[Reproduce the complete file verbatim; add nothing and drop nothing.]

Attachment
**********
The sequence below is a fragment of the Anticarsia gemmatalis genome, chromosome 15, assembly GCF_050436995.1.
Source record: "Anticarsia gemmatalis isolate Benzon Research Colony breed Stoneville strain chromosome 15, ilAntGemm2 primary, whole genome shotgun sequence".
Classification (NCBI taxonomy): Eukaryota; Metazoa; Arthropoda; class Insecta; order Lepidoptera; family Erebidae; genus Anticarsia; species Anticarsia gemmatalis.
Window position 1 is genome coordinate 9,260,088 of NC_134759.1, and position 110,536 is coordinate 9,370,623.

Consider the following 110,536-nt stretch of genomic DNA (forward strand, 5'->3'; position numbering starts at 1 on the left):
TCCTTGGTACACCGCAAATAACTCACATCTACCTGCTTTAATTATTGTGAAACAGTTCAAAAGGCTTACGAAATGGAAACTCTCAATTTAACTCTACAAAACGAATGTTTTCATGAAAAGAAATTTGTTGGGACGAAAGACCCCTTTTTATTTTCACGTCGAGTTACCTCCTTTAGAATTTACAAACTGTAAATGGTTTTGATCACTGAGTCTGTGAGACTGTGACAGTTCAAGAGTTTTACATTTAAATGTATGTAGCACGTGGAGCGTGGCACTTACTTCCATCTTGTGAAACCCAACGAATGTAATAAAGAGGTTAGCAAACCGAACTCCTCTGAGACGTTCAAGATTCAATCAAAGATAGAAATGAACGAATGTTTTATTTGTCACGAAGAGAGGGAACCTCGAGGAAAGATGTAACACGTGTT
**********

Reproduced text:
The sequence below is a fragment of the Anticarsia gemmatalis genome, chromosome 15, assembly GCF_050436995.1.
Source record: "Anticarsia gemmatalis isolate Benzon Research Colony breed Stoneville strain chromosome 15, ilAntGemm2 primary, whole genome shotgun sequence".
Classification (NCBI taxonomy): Eukaryota; Metazoa; Arthropoda; class Insecta; order Lepidoptera; family Erebidae; genus Anticarsia; species Anticarsia gemmatalis.
Window position 1 is genome coordinate 9,260,088 of NC_134759.1, and position 110,536 is coordinate 9,370,623.

Consider the following 110,536-nt stretch of genomic DNA (forward strand, 5'->3'; position numbering starts at 1 on the left):
TCCTTGGTACACCGCAAATAACTCACATCTACCTGCTTTAATTATTGTGAAACAGTTCAAAAGGCTTACGAAATGGAAACTCTCAATTTAACTCTACAAAACGAATGTTTTCATGAAAAGAAATTTGTTGGGACGAAAGACCCCTTTTTATTTTCACGTCGAGTTACCTCCTTTAGAATTTACAAACTGTAAATGGTTTTGATCACTGAGTCTGTGAGACTGTGACAGTTCAAGAGTTTTACATTTAAATGTATGTAGCACGTGGAGCGTGGCACTTACTTCCATCTTGTGAAACCCAACGAATGTAATAAAGAGGTTAGCAAACCGAACTCCTCTGAGACGTTCAAGATTCAATCAAAGATAGAAATGAACGAATGTTTTATTTGTCACGAAGAGAGGGAACCTCGAGGAAAGATGTAACACGTGTT